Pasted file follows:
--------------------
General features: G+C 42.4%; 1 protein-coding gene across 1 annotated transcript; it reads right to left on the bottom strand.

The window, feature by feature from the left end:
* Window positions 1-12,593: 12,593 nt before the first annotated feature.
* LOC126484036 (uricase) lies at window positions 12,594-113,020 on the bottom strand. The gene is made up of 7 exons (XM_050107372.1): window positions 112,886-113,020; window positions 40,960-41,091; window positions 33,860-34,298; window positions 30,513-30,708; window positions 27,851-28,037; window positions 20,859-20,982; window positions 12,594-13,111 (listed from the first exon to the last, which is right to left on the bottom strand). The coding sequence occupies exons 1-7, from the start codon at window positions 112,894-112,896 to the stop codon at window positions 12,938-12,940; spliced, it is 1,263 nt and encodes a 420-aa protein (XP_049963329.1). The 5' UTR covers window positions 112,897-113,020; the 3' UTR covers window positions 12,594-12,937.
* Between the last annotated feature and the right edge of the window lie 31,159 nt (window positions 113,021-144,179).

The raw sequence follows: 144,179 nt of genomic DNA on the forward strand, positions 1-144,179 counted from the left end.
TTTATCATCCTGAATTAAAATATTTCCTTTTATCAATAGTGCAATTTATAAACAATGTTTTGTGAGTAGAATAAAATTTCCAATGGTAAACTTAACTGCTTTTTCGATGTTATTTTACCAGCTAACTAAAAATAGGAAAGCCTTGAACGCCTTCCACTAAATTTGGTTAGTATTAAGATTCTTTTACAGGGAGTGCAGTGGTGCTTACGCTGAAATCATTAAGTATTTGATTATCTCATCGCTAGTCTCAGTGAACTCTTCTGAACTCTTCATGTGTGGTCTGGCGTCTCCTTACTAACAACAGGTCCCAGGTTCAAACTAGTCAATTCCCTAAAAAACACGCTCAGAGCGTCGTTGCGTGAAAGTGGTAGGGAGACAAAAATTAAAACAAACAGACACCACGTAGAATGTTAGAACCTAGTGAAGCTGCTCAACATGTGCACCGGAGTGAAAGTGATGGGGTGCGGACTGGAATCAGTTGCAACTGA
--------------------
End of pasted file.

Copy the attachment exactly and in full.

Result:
General features: G+C 42.4%; 1 protein-coding gene across 1 annotated transcript; it reads right to left on the bottom strand.

The window, feature by feature from the left end:
* Window positions 1-12,593: 12,593 nt before the first annotated feature.
* LOC126484036 (uricase) lies at window positions 12,594-113,020 on the bottom strand. The gene is made up of 7 exons (XM_050107372.1): window positions 112,886-113,020; window positions 40,960-41,091; window positions 33,860-34,298; window positions 30,513-30,708; window positions 27,851-28,037; window positions 20,859-20,982; window positions 12,594-13,111 (listed from the first exon to the last, which is right to left on the bottom strand). The coding sequence occupies exons 1-7, from the start codon at window positions 112,894-112,896 to the stop codon at window positions 12,938-12,940; spliced, it is 1,263 nt and encodes a 420-aa protein (XP_049963329.1). The 5' UTR covers window positions 112,897-113,020; the 3' UTR covers window positions 12,594-12,937.
* Between the last annotated feature and the right edge of the window lie 31,159 nt (window positions 113,021-144,179).

The raw sequence follows: 144,179 nt of genomic DNA on the forward strand, positions 1-144,179 counted from the left end.
TTTATCATCCTGAATTAAAATATTTCCTTTTATCAATAGTGCAATTTATAAACAATGTTTTGTGAGTAGAATAAAATTTCCAATGGTAAACTTAACTGCTTTTTCGATGTTATTTTACCAGCTAACTAAAAATAGGAAAGCCTTGAACGCCTTCCACTAAATTTGGTTAGTATTAAGATTCTTTTACAGGGAGTGCAGTGGTGCTTACGCTGAAATCATTAAGTATTTGATTATCTCATCGCTAGTCTCAGTGAACTCTTCTGAACTCTTCATGTGTGGTCTGGCGTCTCCTTACTAACAACAGGTCCCAGGTTCAAACTAGTCAATTCCCTAAAAAACACGCTCAGAGCGTCGTTGCGTGAAAGTGGTAGGGAGACAAAAATTAAAACAAACAGACACCACGTAGAATGTTAGAACCTAGTGAAGCTGCTCAACATGTGCACCGGAGTGAAAGTGATGGGGTGCGGACTGGAATCAGTTGCAACTGA